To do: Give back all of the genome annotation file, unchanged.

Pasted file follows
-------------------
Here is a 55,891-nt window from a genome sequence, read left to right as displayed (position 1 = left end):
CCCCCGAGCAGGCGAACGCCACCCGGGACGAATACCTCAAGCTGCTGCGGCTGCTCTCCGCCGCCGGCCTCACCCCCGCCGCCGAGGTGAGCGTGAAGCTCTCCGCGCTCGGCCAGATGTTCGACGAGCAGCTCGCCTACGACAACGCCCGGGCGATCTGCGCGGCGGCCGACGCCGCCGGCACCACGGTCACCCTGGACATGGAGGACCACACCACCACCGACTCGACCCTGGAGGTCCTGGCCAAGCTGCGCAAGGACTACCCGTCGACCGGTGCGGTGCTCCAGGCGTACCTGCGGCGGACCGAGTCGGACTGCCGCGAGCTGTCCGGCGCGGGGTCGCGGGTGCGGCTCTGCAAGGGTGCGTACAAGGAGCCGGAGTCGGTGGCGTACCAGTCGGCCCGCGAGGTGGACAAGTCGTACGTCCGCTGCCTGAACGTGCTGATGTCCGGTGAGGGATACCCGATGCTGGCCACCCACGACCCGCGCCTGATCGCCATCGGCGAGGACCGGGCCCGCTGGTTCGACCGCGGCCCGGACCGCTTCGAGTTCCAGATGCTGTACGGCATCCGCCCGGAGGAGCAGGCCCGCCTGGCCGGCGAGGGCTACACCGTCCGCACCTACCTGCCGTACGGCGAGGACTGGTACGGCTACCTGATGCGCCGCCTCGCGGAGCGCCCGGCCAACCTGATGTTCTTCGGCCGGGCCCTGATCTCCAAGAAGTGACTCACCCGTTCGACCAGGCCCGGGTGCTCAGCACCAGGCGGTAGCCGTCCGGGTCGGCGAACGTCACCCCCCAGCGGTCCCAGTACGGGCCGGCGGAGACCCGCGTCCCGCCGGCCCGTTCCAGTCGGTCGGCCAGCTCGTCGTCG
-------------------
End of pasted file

Here is a 55,891-nt window from a genome sequence, read left to right as displayed (position 1 = left end):
CCCCCGAGCAGGCGAACGCCACCCGGGACGAATACCTCAAGCTGCTGCGGCTGCTCTCCGCCGCCGGCCTCACCCCCGCCGCCGAGGTGAGCGTGAAGCTCTCCGCGCTCGGCCAGATGTTCGACGAGCAGCTCGCCTACGACAACGCCCGGGCGATCTGCGCGGCGGCCGACGCCGCCGGCACCACGGTCACCCTGGACATGGAGGACCACACCACCACCGACTCGACCCTGGAGGTCCTGGCCAAGCTGCGCAAGGACTACCCGTCGACCGGTGCGGTGCTCCAGGCGTACCTGCGGCGGACCGAGTCGGACTGCCGCGAGCTGTCCGGCGCGGGGTCGCGGGTGCGGCTCTGCAAGGGTGCGTACAAGGAGCCGGAGTCGGTGGCGTACCAGTCGGCCCGCGAGGTGGACAAGTCGTACGTCCGCTGCCTGAACGTGCTGATGTCCGGTGAGGGATACCCGATGCTGGCCACCCACGACCCGCGCCTGATCGCCATCGGCGAGGACCGGGCCCGCTGGTTCGACCGCGGCCCGGACCGCTTCGAGTTCCAGATGCTGTACGGCATCCGCCCGGAGGAGCAGGCCCGCCTGGCCGGCGAGGGCTACACCGTCCGCACCTACCTGCCGTACGGCGAGGACTGGTACGGCTACCTGATGCGCCGCCTCGCGGAGCGCCCGGCCAACCTGATGTTCTTCGGCCGGGCCCTGATCTCCAAGAAGTGACTCACCCGTTCGACCAGGCCCGGGTGCTCAGCACCAGGCGGTAGCCGTCCGGGTCGGCGAACGTCACCCCCCAGCGGTCCCAGTACGGGCCGGCGGAGACCCGCGTCCCGCCGGCCCGTTCCAGTCGGTCGGCCAGCTCGTCGTCG